Climate activists press Raimondo to refuse contributions from fossil fuel interests

Members of the group “Sunrise” stage a protest at the State House in Providence December 6, 2019, calling on Gov. Gina Raimondo to reject contributions from “fossil fuel interests”. Photo by Steve Klamkin WPRO News

By Steve Klamkin WPRO News

Several hundred climate activists under the “Sunrise” banner rallied Friday at the State House, calling on Governor Gina Raimondo to refuse to accept contributions from fossil fuel interests.

A group of about 20 activists knocked on Raimondo’s second-floor office, where there was no answer. They formed a vanguard for several hundred others who rallied on the Smith Street steps, waving signs, chanting and listening to speakers condemn Raimondo’s refusal to decline contributions from executives of fossil fuel companies, or to sign on to the Green New Deal, the legislation proposed before Congress that would address climate change and economic inequality.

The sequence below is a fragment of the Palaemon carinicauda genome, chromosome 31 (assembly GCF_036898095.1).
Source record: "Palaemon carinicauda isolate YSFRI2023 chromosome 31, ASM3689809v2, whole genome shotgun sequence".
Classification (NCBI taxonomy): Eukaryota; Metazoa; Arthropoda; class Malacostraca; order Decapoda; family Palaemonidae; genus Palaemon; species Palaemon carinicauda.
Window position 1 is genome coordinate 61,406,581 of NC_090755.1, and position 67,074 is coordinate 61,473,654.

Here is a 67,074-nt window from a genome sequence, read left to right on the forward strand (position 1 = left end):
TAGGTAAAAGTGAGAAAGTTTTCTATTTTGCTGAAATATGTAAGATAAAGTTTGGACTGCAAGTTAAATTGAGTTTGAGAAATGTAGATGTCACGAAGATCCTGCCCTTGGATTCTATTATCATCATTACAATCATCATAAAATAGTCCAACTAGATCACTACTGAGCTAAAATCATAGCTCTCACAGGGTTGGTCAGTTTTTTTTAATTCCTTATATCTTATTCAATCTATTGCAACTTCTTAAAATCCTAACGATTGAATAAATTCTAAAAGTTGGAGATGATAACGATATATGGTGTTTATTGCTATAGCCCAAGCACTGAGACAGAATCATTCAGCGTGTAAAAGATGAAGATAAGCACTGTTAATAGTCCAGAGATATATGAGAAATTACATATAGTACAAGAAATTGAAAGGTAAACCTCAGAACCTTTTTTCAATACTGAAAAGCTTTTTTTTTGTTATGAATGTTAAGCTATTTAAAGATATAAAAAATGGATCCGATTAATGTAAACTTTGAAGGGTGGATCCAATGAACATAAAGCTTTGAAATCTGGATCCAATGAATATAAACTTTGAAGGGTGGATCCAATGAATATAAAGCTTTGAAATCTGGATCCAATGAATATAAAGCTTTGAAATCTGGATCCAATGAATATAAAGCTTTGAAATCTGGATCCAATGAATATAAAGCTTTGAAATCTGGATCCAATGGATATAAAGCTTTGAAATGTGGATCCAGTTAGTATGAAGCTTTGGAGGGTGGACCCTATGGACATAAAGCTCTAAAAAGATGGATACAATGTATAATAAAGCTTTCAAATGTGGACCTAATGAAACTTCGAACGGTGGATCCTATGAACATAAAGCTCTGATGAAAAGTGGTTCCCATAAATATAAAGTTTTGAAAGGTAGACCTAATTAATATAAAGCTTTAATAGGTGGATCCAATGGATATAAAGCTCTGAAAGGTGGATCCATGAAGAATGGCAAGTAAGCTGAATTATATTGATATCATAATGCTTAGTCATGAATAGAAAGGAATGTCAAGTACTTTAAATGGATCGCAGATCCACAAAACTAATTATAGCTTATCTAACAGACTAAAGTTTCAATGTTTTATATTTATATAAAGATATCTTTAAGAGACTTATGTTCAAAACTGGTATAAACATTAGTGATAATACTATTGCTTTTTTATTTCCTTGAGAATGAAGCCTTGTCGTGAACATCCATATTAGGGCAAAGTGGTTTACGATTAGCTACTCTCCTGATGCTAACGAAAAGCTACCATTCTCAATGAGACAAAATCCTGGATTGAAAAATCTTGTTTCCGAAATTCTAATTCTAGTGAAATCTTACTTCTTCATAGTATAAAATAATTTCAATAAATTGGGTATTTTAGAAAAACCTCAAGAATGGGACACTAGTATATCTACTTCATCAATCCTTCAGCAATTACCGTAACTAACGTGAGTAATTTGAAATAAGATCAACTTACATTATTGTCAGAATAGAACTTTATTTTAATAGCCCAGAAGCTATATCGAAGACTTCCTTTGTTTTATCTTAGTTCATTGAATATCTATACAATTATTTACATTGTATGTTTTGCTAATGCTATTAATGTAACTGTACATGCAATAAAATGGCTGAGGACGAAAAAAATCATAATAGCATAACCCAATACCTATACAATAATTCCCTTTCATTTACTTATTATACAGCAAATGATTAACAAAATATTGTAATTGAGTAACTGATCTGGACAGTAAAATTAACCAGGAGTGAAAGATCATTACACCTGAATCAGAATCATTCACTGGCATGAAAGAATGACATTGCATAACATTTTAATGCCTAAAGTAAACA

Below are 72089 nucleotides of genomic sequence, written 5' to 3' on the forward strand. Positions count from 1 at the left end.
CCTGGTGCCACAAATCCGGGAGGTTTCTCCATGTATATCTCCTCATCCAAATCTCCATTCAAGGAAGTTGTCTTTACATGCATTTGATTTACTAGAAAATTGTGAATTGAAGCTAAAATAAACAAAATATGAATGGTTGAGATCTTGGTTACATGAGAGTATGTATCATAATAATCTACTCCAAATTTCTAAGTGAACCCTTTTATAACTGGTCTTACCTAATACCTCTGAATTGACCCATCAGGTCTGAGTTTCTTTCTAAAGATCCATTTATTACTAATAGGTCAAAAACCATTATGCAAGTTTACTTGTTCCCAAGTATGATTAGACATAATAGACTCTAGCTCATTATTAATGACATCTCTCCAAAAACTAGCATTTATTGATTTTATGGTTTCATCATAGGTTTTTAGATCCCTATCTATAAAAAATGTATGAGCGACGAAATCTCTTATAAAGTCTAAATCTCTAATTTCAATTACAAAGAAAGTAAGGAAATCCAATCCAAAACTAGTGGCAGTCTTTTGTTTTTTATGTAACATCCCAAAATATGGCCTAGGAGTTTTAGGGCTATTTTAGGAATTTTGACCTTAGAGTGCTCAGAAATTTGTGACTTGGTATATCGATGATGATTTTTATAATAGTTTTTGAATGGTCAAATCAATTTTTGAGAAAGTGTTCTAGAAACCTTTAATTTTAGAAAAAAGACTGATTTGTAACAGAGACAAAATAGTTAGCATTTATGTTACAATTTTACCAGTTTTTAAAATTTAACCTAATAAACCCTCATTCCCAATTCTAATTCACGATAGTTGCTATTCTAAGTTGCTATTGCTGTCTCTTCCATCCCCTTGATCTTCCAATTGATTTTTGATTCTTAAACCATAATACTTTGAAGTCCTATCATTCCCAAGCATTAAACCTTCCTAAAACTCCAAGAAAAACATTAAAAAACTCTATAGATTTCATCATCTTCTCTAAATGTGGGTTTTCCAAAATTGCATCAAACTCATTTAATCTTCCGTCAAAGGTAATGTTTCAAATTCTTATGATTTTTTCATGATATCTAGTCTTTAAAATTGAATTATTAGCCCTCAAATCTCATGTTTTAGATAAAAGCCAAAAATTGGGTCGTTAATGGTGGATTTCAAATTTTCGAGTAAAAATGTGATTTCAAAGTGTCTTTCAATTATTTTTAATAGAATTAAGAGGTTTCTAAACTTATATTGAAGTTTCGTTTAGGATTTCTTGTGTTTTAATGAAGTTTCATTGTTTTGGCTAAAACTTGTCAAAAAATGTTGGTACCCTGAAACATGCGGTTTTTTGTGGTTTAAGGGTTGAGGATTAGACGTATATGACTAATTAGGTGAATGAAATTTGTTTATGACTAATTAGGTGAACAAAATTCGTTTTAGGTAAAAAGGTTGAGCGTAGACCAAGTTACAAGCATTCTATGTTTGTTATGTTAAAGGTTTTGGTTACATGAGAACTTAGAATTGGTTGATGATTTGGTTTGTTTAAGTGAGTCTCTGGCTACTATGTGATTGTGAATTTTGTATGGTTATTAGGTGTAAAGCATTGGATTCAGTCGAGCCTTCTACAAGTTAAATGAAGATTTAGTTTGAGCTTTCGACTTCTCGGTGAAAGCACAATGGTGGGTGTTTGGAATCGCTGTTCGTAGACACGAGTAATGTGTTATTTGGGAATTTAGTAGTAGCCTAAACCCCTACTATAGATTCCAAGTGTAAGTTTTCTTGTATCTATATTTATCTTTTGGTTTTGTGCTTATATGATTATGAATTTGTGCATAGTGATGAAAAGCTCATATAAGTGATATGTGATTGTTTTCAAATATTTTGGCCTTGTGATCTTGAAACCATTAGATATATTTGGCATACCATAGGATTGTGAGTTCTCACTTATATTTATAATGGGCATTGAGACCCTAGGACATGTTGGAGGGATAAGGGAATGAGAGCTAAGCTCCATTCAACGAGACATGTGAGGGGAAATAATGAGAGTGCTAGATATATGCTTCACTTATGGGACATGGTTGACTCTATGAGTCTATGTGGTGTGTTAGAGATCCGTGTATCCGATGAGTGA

“Right now, she really is controlled by fossil fuel money and she’s taken over half a million dollars from big fossil fuel billionaires and executives, and they pretty much control all her decisions, and her decisions are influenced by it,” said Anjali Subramanian, who led the rally and identified herself as a high school student from Providence.

Raimondo anticipated the protesters’ arguments when she appeared earlier in the day on WPRO.

“While I admire them for their activism and their initiative, you know, it’s easy for them to wave a piece of paper and say “sign this”. I actually have to govern,” Raimondo told WPRO’s Gene Valicenti.

“The people of Rhode Island have to have heated homes this winter. People have to get to work. If you put a serious proposal before me that is practical, that we can sign, that fights climate change, I will sign it,” the Governor said.

Emma Boutin, a Brown University senior who led a smaller group of activists to knock on Raimondo’s door, expressed frustration and not finding an answer.

“It is so incredibly frustrating that we can’t even get into her office right now to speak with her about this, when it’s our futures on the line.” she said.

The group vowed to stay inside the State House until they received a response from Raimondo.

 

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